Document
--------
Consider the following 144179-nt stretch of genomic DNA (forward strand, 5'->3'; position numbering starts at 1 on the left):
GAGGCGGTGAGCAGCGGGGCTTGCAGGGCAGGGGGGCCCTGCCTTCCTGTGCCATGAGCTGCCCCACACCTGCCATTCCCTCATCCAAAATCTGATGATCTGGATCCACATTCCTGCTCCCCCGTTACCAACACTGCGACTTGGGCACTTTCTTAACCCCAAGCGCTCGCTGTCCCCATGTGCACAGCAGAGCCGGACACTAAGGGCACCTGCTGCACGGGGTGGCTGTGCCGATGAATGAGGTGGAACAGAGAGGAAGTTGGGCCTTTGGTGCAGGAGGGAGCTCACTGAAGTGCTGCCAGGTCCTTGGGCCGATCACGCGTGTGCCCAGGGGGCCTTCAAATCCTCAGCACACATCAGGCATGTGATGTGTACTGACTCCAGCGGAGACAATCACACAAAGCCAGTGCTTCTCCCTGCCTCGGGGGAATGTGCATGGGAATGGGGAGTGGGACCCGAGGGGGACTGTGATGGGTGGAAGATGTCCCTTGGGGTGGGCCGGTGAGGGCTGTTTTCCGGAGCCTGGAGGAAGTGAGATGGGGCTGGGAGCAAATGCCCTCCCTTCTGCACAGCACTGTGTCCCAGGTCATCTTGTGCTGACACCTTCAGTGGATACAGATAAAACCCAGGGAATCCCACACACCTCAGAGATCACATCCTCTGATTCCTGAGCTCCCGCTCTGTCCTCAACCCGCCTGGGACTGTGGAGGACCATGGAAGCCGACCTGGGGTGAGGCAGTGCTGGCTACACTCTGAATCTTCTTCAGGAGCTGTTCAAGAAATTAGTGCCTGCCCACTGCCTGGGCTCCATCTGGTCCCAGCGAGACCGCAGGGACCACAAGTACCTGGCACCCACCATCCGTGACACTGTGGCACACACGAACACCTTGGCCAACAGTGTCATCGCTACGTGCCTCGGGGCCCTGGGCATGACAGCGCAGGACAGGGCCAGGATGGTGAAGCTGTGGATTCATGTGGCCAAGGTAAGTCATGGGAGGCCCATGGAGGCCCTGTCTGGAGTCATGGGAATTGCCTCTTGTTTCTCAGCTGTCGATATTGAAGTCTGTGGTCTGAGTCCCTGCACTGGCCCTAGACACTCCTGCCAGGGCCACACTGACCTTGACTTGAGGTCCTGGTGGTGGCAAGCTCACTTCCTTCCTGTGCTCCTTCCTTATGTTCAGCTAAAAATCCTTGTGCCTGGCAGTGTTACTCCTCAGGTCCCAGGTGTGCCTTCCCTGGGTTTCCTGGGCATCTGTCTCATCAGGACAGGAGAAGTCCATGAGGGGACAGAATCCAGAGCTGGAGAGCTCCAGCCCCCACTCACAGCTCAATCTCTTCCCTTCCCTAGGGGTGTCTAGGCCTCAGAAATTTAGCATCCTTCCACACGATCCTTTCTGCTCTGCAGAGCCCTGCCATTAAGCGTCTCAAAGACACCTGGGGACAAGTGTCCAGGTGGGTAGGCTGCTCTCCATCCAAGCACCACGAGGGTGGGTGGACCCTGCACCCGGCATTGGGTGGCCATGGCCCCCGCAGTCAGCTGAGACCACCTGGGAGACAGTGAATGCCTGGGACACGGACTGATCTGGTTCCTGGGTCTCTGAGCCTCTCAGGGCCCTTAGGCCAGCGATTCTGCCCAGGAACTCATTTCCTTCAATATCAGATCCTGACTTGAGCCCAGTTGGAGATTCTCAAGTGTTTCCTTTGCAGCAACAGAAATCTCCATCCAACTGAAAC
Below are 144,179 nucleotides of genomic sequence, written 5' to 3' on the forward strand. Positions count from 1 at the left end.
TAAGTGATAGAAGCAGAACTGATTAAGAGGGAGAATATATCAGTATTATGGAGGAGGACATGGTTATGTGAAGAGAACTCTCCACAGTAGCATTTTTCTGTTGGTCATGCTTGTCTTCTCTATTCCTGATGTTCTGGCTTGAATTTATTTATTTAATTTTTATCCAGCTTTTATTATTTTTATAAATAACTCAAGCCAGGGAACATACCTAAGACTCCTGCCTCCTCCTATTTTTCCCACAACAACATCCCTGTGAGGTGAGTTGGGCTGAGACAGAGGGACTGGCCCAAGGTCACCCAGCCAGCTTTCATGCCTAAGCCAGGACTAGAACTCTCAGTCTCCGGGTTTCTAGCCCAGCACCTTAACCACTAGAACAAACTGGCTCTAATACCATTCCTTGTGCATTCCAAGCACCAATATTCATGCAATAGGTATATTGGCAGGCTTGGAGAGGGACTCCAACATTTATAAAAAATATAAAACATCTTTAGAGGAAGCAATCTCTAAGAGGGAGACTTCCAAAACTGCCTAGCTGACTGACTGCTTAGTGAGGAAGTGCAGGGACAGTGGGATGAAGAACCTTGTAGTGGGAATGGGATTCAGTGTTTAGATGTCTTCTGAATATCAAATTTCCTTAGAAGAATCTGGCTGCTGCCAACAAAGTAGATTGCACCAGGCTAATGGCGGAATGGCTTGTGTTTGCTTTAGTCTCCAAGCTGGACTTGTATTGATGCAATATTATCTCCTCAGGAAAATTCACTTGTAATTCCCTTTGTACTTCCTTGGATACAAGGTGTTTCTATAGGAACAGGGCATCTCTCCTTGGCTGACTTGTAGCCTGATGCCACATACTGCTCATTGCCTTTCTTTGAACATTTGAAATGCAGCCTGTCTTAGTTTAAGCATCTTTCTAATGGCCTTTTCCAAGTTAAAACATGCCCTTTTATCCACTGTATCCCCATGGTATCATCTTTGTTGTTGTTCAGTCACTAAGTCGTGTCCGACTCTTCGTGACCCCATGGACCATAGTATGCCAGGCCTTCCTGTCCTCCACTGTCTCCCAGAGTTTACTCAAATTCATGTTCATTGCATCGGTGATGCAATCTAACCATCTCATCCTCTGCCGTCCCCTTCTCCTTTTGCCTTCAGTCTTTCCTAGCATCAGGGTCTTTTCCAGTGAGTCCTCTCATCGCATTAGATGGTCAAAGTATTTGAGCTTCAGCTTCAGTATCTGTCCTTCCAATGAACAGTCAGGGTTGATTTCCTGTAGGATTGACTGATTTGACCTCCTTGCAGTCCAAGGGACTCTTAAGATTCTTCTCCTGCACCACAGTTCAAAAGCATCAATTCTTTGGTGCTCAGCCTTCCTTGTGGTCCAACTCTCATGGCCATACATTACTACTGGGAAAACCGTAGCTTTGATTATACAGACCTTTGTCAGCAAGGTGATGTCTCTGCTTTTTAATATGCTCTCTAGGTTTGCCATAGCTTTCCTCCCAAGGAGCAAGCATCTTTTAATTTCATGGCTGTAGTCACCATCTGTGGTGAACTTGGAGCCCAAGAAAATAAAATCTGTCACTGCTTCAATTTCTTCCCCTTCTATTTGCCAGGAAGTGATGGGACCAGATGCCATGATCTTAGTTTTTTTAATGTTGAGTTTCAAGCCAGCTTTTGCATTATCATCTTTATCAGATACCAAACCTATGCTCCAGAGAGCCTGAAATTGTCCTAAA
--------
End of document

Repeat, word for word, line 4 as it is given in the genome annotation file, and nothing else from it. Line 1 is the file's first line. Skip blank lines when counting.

TAAGTGATAGAAGCAGAACTGATTAAGAGGGAGAATATATCAGTATTATGGAGGAGGACATGGTTATGTGAAGAGAACTCTCCACAGTAGCATTTTTCTGTTGGTCATGCTTGTCTTCTCTATTCCTGATGTTCTGGCTTGAATTTATTTATTTAATTTTTATCCAGCTTTTATTATTTTTATAAATAACTCAAGCCAGGGAACATACCTAAGACTCCTGCCTCCTCCTATTTTTCCCACAACAACATCCCTGTGAGGTGAGTTGGGCTGAGACAGAGGGACTGGCCCAAGGTCACCCAGCCAGCTTTCATGCCTAAGCCAGGACTAGAACTCTCAGTCTCCGGGTTTCTAGCCCAGCACCTTAACCACTAGAACAAACTGGCTCTAATACCATTCCTTGTGCATTCCAAGCACCAATATTCATGCAATAGGTATATTGGCAGGCTTGGAGAGGGACTCCAACATTTATAAAAAATATAAAACATCTTTAGAGGAAGCAATCTCTAAGAGGGAGACTTCCAAAACTGCCTAGCTGACTGACTGCTTAGTGAGGAAGTGCAGGGACAGTGGGATGAAGAACCTTGTAGTGGGAATGGGATTCAGTGTTTAGATGTCTTCTGAATATCAAATTTCCTTAGAAGAATCTGGCTGCTGCCAACAAAGTAGATTGCACCAGGCTAATGGCGGAATGGCTTGTGTTTGCTTTAGTCTCCAAGCTGGACTTGTATTGATGCAATATTATCTCCTCAGGAAAATTCACTTGTAATTCCCTTTGTACTTCCTTGGATACAAGGTGTTTCTATAGGAACAGGGCATCTCTCCTTGGCTGACTTGTAGCCTGATGCCACATACTGCTCATTGCCTTTCTTTGAACATTTGAAATGCAGCCTGTCTTAGTTTAAGCATCTTTCTAATGGCCTTTTCCAAGTTAAAACATGCCCTTTTATCCACTGTATCCCCATGGTATCATCTTTGTTGTTGTTCAGTCACTAAGTCGTGTCCGACTCTTCGTGACCCCATGGACCATAGTATGCCAGGCCTTCCTGTCCTCCACTGTCTCCCAGAGTTTACTCAAATTCATGTTCATTGCATCGGTGATGCAATCTAACCATCTCATCCTCTGCCGTCCCCTTCTCCTTTTGCCTTCAGTCTTTCCTAGCATCAGGGTCTTTTCCAGTGAGTCCTCTCATCGCATTAGATGGTCAAAGTATTTGAGCTTCAGCTTCAGTATCTGTCCTTCCAATGAACAGTCAGGGTTGATTTCCTGTAGGATTGACTGATTTGACCTCCTTGCAGTCCAAGGGACTCTTAAGATTCTTCTCCTGCACCACAGTTCAAAAGCATCAATTCTTTGGTGCTCAGCCTTCCTTGTGGTCCAACTCTCATGGCCATACATTACTACTGGGAAAACCGTAGCTTTGATTATACAGACCTTTGTCAGCAAGGTGATGTCTCTGCTTTTTAATATGCTCTCTAGGTTTGCCATAGCTTTCCTCCCAAGGAGCAAGCATCTTTTAATTTCATGGCTGTAGTCACCATCTGTGGTGAACTTGGAGCCCAAGAAAATAAAATCTGTCACTGCTTCAATTTCTTCCCCTTCTATTTGCCAGGAAGTGATGGGACCAGATGCCATGATCTTAGTTTTTTTAATGTTGAGTTTCAAGCCAGCTTTTGCATTATCATCTTTATCAGATACCAAACCTATGCTCCAGAGAGCCTGAAATTGTCCTAAA